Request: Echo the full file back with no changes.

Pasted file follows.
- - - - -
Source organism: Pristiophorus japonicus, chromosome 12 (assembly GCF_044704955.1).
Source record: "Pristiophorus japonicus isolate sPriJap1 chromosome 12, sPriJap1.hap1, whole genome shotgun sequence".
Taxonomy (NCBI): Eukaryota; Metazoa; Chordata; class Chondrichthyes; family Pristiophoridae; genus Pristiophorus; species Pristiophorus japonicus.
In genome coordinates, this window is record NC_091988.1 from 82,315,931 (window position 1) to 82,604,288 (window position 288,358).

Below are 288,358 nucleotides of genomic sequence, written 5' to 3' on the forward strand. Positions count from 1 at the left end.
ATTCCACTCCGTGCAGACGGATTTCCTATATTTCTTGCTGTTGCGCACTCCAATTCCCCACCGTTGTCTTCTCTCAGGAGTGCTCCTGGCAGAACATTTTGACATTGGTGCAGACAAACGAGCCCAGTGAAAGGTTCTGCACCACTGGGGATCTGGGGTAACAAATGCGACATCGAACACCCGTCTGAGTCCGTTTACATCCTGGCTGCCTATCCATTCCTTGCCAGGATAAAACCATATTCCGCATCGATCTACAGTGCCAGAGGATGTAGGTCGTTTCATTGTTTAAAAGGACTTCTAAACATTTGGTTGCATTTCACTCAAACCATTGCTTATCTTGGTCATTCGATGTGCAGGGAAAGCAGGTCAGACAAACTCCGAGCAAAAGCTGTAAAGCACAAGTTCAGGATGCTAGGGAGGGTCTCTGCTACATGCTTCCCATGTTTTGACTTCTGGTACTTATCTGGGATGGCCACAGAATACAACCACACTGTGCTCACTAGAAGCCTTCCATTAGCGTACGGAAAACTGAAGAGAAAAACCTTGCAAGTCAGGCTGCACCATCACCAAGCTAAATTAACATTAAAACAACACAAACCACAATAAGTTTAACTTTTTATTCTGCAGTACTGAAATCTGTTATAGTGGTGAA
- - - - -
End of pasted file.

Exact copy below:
Source organism: Pristiophorus japonicus, chromosome 12 (assembly GCF_044704955.1).
Source record: "Pristiophorus japonicus isolate sPriJap1 chromosome 12, sPriJap1.hap1, whole genome shotgun sequence".
Taxonomy (NCBI): Eukaryota; Metazoa; Chordata; class Chondrichthyes; family Pristiophoridae; genus Pristiophorus; species Pristiophorus japonicus.
In genome coordinates, this window is record NC_091988.1 from 82,315,931 (window position 1) to 82,604,288 (window position 288,358).

Below are 288,358 nucleotides of genomic sequence, written 5' to 3' on the forward strand. Positions count from 1 at the left end.
ATTCCACTCCGTGCAGACGGATTTCCTATATTTCTTGCTGTTGCGCACTCCAATTCCCCACCGTTGTCTTCTCTCAGGAGTGCTCCTGGCAGAACATTTTGACATTGGTGCAGACAAACGAGCCCAGTGAAAGGTTCTGCACCACTGGGGATCTGGGGTAACAAATGCGACATCGAACACCCGTCTGAGTCCGTTTACATCCTGGCTGCCTATCCATTCCTTGCCAGGATAAAACCATATTCCGCATCGATCTACAGTGCCAGAGGATGTAGGTCGTTTCATTGTTTAAAAGGACTTCTAAACATTTGGTTGCATTTCACTCAAACCATTGCTTATCTTGGTCATTCGATGTGCAGGGAAAGCAGGTCAGACAAACTCCGAGCAAAAGCTGTAAAGCACAAGTTCAGGATGCTAGGGAGGGTCTCTGCTACATGCTTCCCATGTTTTGACTTCTGGTACTTATCTGGGATGGCCACAGAATACAACCACACTGTGCTCACTAGAAGCCTTCCATTAGCGTACGGAAAACTGAAGAGAAAAACCTTGCAAGTCAGGCTGCACCATCACCAAGCTAAATTAACATTAAAACAACACAAACCACAATAAGTTTAACTTTTTATTCTGCAGTACTGAAATCTGTTATAGTGGTGAA